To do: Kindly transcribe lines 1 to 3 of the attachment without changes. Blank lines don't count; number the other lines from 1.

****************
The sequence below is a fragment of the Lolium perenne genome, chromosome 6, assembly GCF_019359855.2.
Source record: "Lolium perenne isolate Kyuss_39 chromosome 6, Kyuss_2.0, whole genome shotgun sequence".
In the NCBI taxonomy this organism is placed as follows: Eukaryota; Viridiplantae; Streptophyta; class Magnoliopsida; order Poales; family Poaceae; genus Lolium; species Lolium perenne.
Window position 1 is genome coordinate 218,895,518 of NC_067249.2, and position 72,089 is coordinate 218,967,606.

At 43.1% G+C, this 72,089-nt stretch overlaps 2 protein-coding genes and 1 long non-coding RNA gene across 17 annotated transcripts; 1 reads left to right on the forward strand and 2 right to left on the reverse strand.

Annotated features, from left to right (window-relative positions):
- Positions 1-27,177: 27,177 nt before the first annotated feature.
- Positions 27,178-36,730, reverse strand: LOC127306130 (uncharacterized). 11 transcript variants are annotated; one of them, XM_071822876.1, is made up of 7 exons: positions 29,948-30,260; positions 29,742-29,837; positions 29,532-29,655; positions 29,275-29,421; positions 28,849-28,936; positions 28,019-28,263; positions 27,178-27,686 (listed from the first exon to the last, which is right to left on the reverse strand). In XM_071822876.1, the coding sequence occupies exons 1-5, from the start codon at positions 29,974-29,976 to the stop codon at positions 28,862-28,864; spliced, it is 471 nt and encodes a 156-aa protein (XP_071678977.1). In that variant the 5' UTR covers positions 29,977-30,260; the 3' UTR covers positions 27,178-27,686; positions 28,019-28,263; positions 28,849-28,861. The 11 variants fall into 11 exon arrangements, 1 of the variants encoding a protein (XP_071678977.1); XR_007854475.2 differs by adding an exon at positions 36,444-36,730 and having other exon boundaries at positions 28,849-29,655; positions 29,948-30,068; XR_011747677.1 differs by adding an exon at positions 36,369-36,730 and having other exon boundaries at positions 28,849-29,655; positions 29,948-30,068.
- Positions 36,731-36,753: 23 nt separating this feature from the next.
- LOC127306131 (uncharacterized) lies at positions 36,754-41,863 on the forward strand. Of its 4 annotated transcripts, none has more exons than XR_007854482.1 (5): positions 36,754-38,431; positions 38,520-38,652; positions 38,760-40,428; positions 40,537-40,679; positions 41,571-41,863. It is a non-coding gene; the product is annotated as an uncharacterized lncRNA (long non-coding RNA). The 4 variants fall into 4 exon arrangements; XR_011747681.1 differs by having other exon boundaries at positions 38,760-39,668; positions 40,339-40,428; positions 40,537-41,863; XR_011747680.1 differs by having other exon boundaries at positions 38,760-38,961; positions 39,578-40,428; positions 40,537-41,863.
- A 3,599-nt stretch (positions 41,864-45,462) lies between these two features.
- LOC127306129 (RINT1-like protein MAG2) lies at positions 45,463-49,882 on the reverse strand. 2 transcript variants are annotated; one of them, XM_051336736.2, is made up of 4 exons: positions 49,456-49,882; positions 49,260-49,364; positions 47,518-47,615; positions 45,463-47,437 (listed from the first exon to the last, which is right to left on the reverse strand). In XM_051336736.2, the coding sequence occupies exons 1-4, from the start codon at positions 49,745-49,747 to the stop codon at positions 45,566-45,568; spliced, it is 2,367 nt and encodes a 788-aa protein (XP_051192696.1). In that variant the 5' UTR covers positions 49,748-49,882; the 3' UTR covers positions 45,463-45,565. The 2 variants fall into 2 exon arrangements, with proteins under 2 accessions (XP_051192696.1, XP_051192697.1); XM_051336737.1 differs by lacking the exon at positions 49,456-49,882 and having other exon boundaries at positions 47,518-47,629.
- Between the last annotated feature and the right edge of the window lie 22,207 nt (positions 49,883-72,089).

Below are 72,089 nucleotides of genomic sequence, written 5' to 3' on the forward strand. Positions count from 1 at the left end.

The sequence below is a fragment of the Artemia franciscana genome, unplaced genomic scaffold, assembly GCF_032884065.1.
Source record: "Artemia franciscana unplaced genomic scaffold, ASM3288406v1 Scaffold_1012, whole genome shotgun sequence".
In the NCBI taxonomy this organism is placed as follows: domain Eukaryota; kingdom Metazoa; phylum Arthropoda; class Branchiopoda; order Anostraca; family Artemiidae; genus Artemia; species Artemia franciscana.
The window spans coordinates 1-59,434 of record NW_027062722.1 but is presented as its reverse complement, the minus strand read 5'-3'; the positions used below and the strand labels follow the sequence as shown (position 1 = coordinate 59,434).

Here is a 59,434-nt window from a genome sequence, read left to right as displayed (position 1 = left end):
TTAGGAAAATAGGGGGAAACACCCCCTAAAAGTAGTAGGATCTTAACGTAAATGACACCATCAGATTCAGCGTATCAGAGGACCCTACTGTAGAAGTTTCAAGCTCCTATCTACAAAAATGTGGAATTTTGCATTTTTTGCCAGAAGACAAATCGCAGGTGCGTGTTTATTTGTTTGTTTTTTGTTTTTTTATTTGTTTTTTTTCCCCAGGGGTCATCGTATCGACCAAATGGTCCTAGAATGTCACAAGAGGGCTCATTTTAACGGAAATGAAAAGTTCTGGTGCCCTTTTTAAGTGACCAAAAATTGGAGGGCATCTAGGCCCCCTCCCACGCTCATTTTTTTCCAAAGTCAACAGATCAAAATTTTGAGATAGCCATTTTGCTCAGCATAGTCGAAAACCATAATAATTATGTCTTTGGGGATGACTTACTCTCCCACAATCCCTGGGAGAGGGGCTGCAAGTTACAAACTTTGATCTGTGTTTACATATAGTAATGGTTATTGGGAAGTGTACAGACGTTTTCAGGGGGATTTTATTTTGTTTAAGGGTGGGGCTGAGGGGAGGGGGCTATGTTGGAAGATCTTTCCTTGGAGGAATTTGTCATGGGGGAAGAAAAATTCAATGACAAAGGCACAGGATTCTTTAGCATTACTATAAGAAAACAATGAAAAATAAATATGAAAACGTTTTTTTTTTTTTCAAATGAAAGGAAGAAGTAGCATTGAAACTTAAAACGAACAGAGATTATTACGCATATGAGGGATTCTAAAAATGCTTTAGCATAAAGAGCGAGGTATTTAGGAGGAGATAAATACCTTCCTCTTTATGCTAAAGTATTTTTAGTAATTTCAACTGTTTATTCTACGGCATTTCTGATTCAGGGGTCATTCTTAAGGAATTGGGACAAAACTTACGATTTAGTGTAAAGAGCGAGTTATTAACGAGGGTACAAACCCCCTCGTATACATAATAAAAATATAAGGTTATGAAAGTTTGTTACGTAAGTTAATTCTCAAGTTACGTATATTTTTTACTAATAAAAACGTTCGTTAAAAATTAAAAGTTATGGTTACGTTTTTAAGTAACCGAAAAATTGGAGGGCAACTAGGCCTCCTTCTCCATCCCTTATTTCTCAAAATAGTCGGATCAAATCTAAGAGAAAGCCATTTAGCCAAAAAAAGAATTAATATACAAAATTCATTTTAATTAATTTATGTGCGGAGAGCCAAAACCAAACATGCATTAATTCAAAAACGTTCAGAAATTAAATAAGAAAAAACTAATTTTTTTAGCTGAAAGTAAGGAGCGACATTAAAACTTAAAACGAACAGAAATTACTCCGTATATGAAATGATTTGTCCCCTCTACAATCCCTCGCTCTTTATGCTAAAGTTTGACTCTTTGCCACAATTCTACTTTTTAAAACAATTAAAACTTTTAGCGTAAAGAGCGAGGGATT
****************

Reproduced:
The sequence below is a fragment of the Lolium perenne genome, chromosome 6, assembly GCF_019359855.2.
Source record: "Lolium perenne isolate Kyuss_39 chromosome 6, Kyuss_2.0, whole genome shotgun sequence".
In the NCBI taxonomy this organism is placed as follows: Eukaryota; Viridiplantae; Streptophyta; class Magnoliopsida; order Poales; family Poaceae; genus Lolium; species Lolium perenne.